Aeration is the process of puncturing small, cylindrical holes or cores in the topsoil using a mechanically driven core aerator. Aerating lawns improves topsoil drainage, alleviates compacted topsoil and effectively removes lawn thatch. Well-aerated lawns have increased microbial activity that aids in the decomposition of thatch and improves movement of water and nutrients to the grass roots, which creates stronger root systems.
When Aeration is Needed
Lawn grass needs to be aerated when excessive thatch buildup or soil compaction exists. Lawns that are heavily trafficked by pedestrians or vehicles are prone to soil compaction and thatch buildup. To check for thatch and soil compaction problems, remove a square-foot section of lawn grass to a 6-inch depth. If the grass roots do not extend more than 2 inches into the topsoil, aeration will be of significant benefit. Additionally, lawns that appear thin or sparse will benefit from core aeration.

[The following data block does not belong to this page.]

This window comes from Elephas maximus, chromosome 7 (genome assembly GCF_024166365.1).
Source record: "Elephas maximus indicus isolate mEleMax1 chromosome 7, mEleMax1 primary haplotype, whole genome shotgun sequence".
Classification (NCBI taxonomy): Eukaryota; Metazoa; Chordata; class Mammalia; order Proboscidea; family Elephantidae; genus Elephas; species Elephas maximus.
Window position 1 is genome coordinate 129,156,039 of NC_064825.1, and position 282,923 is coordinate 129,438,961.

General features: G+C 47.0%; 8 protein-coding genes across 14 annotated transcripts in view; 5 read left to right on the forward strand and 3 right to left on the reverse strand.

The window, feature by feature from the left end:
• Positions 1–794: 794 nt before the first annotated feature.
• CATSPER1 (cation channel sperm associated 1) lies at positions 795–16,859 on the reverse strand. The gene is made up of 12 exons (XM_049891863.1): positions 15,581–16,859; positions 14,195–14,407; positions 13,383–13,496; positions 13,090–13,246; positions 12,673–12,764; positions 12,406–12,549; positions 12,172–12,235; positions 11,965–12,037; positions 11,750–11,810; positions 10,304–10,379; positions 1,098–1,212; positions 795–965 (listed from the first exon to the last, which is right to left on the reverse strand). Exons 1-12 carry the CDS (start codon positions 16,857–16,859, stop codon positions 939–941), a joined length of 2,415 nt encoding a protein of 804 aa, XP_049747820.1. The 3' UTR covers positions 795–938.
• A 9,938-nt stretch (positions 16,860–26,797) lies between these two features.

Best Time to Aerate
Lawns should be aerated only during periods of rapid grass growth to improve the recuperation time and reduce the risk of weed growth. Cool-season grasses should be aerated from late August to mid-September and warm-season grasses should be aerated between June and July.
The lawn should be moist prior to lawn aeration. The best method is to heavily water the lawn for two or three consecutive days leading up to aeration. By watering the lawn in this manner, the topsoil will be saturated to a deeper level, which allows the cores to be removed more easily and increases the recuperation time of the grass.
How to Aerate
Using a mechanical core aerator, push the aerating rotor at a walking pace over the entire lawn surface. Approach each area of the lawn from at least two different directions to ensure complete coverage. After aerating, leave the cores on the lawn. The core remains will usually work back into the topsoil within two to four weeks.